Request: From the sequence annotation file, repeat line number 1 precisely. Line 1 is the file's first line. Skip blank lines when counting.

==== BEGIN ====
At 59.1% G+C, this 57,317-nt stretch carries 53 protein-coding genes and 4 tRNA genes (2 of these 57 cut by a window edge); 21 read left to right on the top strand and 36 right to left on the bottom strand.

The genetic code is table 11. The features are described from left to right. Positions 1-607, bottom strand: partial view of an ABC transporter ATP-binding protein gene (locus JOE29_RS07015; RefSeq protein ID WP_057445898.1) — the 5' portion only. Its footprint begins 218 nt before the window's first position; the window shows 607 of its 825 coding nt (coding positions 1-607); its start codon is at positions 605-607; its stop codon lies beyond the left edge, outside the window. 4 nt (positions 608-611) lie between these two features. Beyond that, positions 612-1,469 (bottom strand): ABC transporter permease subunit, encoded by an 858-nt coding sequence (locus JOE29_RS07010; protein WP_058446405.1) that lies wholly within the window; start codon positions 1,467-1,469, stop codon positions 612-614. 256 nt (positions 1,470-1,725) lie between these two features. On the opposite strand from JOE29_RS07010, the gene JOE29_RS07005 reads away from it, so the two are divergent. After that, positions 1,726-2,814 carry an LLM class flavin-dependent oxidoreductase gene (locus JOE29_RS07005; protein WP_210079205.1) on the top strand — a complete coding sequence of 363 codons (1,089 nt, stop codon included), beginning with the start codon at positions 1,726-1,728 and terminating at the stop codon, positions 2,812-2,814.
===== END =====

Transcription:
At 59.1% G+C, this 57,317-nt stretch carries 53 protein-coding genes and 4 tRNA genes (2 of these 57 cut by a window edge); 21 read left to right on the top strand and 36 right to left on the bottom strand.